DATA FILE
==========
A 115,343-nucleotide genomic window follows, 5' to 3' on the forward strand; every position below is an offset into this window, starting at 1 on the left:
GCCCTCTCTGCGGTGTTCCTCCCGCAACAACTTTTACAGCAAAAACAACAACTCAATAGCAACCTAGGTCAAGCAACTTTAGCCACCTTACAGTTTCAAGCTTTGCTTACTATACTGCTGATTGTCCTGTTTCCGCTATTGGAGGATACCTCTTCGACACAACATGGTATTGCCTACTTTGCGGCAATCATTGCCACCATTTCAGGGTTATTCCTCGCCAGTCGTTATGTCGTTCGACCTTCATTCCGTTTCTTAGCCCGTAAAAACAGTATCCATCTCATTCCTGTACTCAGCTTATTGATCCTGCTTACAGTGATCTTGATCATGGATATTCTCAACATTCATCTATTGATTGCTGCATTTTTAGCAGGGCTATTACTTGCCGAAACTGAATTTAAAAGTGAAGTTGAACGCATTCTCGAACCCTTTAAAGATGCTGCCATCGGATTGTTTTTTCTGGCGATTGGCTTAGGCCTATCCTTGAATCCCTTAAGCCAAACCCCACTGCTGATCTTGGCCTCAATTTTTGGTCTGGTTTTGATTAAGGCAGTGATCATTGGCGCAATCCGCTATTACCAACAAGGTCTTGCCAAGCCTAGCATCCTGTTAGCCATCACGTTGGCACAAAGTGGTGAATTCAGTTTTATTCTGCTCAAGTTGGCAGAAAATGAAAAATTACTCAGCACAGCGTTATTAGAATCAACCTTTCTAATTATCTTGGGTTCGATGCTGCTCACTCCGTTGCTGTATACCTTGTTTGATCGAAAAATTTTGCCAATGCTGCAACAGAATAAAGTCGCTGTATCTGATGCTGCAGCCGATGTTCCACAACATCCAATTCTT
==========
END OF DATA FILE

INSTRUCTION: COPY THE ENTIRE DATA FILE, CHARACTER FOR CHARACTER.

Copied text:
A 115,343-nucleotide genomic window follows, 5' to 3' on the forward strand; every position below is an offset into this window, starting at 1 on the left:
GCCCTCTCTGCGGTGTTCCTCCCGCAACAACTTTTACAGCAAAAACAACAACTCAATAGCAACCTAGGTCAAGCAACTTTAGCCACCTTACAGTTTCAAGCTTTGCTTACTATACTGCTGATTGTCCTGTTTCCGCTATTGGAGGATACCTCTTCGACACAACATGGTATTGCCTACTTTGCGGCAATCATTGCCACCATTTCAGGGTTATTCCTCGCCAGTCGTTATGTCGTTCGACCTTCATTCCGTTTCTTAGCCCGTAAAAACAGTATCCATCTCATTCCTGTACTCAGCTTATTGATCCTGCTTACAGTGATCTTGATCATGGATATTCTCAACATTCATCTATTGATTGCTGCATTTTTAGCAGGGCTATTACTTGCCGAAACTGAATTTAAAAGTGAAGTTGAACGCATTCTCGAACCCTTTAAAGATGCTGCCATCGGATTGTTTTTTCTGGCGATTGGCTTAGGCCTATCCTTGAATCCCTTAAGCCAAACCCCACTGCTGATCTTGGCCTCAATTTTTGGTCTGGTTTTGATTAAGGCAGTGATCATTGGCGCAATCCGCTATTACCAACAAGGTCTTGCCAAGCCTAGCATCCTGTTAGCCATCACGTTGGCACAAAGTGGTGAATTCAGTTTTATTCTGCTCAAGTTGGCAGAAAATGAAAAATTACTCAGCACAGCGTTATTAGAATCAACCTTTCTAATTATCTTGGGTTCGATGCTGCTCACTCCGTTGCTGTATACCTTGTTTGATCGAAAAATTTTGCCAATGCTGCAACAGAATAAAGTCGCTGTATCTGATGCTGCAGCCGATGTTCCACAACATCCAATTCTT